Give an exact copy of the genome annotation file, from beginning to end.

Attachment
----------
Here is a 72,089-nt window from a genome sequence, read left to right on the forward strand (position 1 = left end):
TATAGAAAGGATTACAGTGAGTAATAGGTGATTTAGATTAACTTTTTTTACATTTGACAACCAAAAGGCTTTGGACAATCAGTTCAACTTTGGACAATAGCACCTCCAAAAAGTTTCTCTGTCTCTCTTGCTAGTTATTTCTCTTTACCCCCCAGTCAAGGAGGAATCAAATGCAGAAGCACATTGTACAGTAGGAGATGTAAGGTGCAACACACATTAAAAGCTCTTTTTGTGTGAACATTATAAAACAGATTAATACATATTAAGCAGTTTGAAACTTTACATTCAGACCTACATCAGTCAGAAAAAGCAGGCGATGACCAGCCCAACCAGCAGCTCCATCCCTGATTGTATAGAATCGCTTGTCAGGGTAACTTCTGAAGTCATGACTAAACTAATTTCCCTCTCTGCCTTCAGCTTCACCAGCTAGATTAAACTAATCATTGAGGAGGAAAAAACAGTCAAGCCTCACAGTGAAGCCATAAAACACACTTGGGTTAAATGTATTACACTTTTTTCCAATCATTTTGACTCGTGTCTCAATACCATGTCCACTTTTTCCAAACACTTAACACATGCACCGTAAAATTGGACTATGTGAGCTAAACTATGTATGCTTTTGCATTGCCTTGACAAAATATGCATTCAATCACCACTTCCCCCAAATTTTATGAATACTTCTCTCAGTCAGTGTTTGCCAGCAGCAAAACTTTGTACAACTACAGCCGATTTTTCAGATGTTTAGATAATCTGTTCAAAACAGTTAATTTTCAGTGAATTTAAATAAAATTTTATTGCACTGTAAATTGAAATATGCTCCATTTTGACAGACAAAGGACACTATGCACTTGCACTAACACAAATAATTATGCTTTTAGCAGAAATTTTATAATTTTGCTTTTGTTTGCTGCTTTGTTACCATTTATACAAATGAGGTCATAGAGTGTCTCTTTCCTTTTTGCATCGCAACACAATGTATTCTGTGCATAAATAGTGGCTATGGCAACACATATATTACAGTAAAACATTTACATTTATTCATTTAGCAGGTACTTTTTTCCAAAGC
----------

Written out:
Here is a 72,089-nt window from a genome sequence, read left to right on the forward strand (position 1 = left end):
TATAGAAAGGATTACAGTGAGTAATAGGTGATTTAGATTAACTTTTTTTACATTTGACAACCAAAAGGCTTTGGACAATCAGTTCAACTTTGGACAATAGCACCTCCAAAAAGTTTCTCTGTCTCTCTTGCTAGTTATTTCTCTTTACCCCCCAGTCAAGGAGGAATCAAATGCAGAAGCACATTGTACAGTAGGAGATGTAAGGTGCAACACACATTAAAAGCTCTTTTTGTGTGAACATTATAAAACAGATTAATACATATTAAGCAGTTTGAAACTTTACATTCAGACCTACATCAGTCAGAAAAAGCAGGCGATGACCAGCCCAACCAGCAGCTCCATCCCTGATTGTATAGAATCGCTTGTCAGGGTAACTTCTGAAGTCATGACTAAACTAATTTCCCTCTCTGCCTTCAGCTTCACCAGCTAGATTAAACTAATCATTGAGGAGGAAAAAACAGTCAAGCCTCACAGTGAAGCCATAAAACACACTTGGGTTAAATGTATTACACTTTTTTCCAATCATTTTGACTCGTGTCTCAATACCATGTCCACTTTTTCCAAACACTTAACACATGCACCGTAAAATTGGACTATGTGAGCTAAACTATGTATGCTTTTGCATTGCCTTGACAAAATATGCATTCAATCACCACTTCCCCCAAATTTTATGAATACTTCTCTCAGTCAGTGTTTGCCAGCAGCAAAACTTTGTACAACTACAGCCGATTTTTCAGATGTTTAGATAATCTGTTCAAAACAGTTAATTTTCAGTGAATTTAAATAAAATTTTATTGCACTGTAAATTGAAATATGCTCCATTTTGACAGACAAAGGACACTATGCACTTGCACTAACACAAATAATTATGCTTTTAGCAGAAATTTTATAATTTTGCTTTTGTTTGCTGCTTTGTTACCATTTATACAAATGAGGTCATAGAGTGTCTCTTTCCTTTTTGCATCGCAACACAATGTATTCTGTGCATAAATAGTGGCTATGGCAACACATATATTACAGTAAAACATTTACATTTATTCATTTAGCAGGTACTTTTTTCCAAAGC